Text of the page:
Dos and don’ts to prevent your loan turning into bad debt

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November 25, 2020 10:23 AM

A loan is truly effective in meeting your life goals or rescuing you out of a difficult situation only when it is repaid in full on time.

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Many factors can turn your borrowings into bad debt. The borrowed fund can help you in realising your financial goals, support creation of wealth, and bail you out of an emergency. However, if you don’t repay your debts on time, it can also increase your financial burden and put a roadblock in your journey to achieve your financial goals. Such a borrowing often turns into bad debt that could have damaging implications for your finances.

Factors like your repayment capacity, the timing of your loan, the cost of your borrowing and the terms and conditions of your loan could play a significant role in helping you to avoid the creation of bad debt. Let’s dig a bit deeper on this.

Do: Negotiate for a lower loan interest rate and minimal charges

Before you apply for a loan, it’s crucial to compare the various loan offers in the market based on your eligibility. For big-ticket loans like a home loan, education loan or car loan, even a little variation in the interest rate could make a huge difference. Apart from the interest rate, most lenders also charge processing fees, documentation fees, etc. depending on the nature of the loan, which could also increase your loan burden. As such, before taking a loan, always negotiate with your lender to reduce the interest rate and the associated charges. Doing so could save you a significant amount and also ease your EMI burden.

Do: Repay timely

You may be having several critical financial obligations at the same time. However, you must prioritise debt repayment over all other obligations during non-emergency periods. Mismanaging high-interest debt like credit card dues and personal loan EMIs may cost you heavily due to the compounding effect. Your dues could snowball in no time even if you miss only a few instalments making it increasingly difficult for you to clear your dues. Hence, financial discipline in debt repayments can help you in a big way to avoid bad debt, irrespective of the nature of the loan.

Do: Keep CUR below 30%

Your credit card provider might gradually increase the credit limit on your credit card considering your repayment history and income growth. However, a high credit limit on your credit card isn’t a licence to spend recklessly. In fact, you should always aim to keep your total credit card spends or credit utilisation ratio (CUR) below 30% of your total credit limit. For example, if you own one credit card whose credit limit is Rs. 1 lakh, you should try to keep your monthly dues lower than Rs. 30,000. A high CUR could not just make it challenging for you to clear your dues in full on time but could also negatively impact your credit score. Most importantly, doing so would minimise the chances of you defaulting on your card dues and create bad debt.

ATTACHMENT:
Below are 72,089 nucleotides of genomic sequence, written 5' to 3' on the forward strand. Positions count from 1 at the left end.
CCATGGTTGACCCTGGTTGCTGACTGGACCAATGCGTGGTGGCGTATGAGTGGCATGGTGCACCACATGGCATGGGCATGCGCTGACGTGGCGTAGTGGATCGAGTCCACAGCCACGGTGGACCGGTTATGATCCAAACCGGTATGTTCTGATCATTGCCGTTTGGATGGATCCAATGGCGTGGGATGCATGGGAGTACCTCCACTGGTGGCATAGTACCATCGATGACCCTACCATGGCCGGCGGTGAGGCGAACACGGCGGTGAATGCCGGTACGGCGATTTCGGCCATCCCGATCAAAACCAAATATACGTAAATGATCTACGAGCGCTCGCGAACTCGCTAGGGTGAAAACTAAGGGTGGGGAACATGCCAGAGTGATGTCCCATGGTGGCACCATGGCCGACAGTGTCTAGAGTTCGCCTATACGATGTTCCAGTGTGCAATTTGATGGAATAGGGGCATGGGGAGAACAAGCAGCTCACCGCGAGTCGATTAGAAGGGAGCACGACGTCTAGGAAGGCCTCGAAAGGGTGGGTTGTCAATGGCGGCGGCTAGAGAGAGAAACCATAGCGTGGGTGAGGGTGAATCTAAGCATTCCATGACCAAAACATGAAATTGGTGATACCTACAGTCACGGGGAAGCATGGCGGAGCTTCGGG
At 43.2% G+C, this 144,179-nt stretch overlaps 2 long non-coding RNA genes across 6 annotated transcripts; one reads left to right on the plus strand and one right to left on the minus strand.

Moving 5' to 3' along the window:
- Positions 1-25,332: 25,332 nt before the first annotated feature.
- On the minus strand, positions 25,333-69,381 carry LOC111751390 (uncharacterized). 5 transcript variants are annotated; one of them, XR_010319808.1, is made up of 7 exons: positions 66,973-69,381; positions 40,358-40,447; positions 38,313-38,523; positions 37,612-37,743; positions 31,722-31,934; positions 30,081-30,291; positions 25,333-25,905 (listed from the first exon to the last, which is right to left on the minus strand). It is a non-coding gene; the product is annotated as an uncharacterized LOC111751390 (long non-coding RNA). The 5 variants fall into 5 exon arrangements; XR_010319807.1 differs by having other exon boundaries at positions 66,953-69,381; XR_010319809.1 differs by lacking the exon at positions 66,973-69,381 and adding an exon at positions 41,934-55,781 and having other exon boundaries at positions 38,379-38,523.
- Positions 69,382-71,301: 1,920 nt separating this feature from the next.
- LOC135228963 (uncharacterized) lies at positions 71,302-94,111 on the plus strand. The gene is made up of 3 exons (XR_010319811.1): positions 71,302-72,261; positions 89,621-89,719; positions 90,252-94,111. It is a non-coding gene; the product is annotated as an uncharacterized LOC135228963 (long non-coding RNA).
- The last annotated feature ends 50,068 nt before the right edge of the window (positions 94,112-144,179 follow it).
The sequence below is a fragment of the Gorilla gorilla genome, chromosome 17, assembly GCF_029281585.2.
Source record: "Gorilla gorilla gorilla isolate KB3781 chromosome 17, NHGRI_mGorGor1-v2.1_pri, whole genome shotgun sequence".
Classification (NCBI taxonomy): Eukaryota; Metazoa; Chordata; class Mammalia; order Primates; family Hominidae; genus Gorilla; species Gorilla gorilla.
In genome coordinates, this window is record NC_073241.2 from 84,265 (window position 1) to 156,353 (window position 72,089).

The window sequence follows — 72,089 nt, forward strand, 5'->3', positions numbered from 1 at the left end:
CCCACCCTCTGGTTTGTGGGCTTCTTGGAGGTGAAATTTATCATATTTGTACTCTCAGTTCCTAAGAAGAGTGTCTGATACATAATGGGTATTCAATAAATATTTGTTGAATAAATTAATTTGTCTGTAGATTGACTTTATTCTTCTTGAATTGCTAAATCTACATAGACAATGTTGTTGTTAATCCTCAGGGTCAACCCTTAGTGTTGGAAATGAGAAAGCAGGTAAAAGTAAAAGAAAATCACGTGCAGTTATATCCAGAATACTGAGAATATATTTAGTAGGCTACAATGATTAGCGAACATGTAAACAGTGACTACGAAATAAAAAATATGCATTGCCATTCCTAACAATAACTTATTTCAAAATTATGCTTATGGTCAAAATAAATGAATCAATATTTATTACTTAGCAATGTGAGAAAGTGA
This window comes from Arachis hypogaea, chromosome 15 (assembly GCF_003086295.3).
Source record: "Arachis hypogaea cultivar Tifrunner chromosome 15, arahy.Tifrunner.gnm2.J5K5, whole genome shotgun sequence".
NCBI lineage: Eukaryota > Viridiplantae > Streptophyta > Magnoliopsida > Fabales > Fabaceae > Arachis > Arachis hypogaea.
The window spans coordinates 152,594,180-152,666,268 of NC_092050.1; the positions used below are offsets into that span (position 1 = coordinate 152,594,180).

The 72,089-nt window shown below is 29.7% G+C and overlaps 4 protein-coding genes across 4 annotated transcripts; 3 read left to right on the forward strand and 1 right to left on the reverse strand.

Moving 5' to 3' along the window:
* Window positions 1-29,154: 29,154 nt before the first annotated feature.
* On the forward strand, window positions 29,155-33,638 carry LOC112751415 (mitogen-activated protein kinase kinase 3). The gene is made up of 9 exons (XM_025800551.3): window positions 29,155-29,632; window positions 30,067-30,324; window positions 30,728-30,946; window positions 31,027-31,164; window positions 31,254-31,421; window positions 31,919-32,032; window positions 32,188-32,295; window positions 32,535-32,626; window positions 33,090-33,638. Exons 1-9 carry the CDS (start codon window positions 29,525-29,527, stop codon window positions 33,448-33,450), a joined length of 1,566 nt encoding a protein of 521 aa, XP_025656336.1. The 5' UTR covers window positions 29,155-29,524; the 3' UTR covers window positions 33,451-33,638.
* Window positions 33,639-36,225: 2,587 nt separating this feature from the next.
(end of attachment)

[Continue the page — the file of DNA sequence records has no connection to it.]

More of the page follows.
Don’t: Borrow without reading the fine-print

Lenders often mention the key details in the fine-print of the loan agreement. Not reading the fine-print could turn out to be a costly mistake for the borrower. Things like prepayment charges, penalties, terms about rate revisions, and many other crucial points are mentioned in the loan agreement. So, don’t rush while taking a loan and read the fine-print carefully before signing the agreement with your lender.

Don’t: Borrow more than what you can afford to repay

It’s not uncommon for people to apply for a loan amount that is much bigger than their actual requirement. Later, when they realise they cannot afford to pay it back, they default. As such, always ensure you can repay your loan in time. You can do so by keeping the loan amount under control so that you’re able to pay for the EMIs apart from other critical financial commitments. You should also work towards building an adequate emergency fund that can take care of at least six EMIs in case there’s an unanticipated loss of income.

Don’t: Take a new loan when you already have a big debt

Big debts require bigger planning and greater repayment discipline. If you’re currently servicing a long-term big-ticket loan, you should be very careful before rushing to take a new loan just because you’re eligible for it. You should first ascertain how the new loan EMIs would impact your existing repayment obligations as well as other critical financial commitments. Ideally, your total debt obligations in a month should not be more than 40% of your monthly household income.

Now, if you’re considering signing up for a new loan over and above your existing loan because your income has increased, you should first try to find what could be more beneficial: taking a new loan or closing or pre-closing your existing loan? Having one big loan which you can repay comfortably is usually better than having multiple small loans which you may find it difficult to keep track of and repay.

In conclusion, a loan is truly effective in meeting your life goals or rescuing you out of a difficult situation only when it is repaid in full on time. I hope these tips would help you inculcate the required financial discipline to avoid turning your loan into a bad debt that could put your financial health at great risk.

(The writer is CEO, BankBazaar.com)

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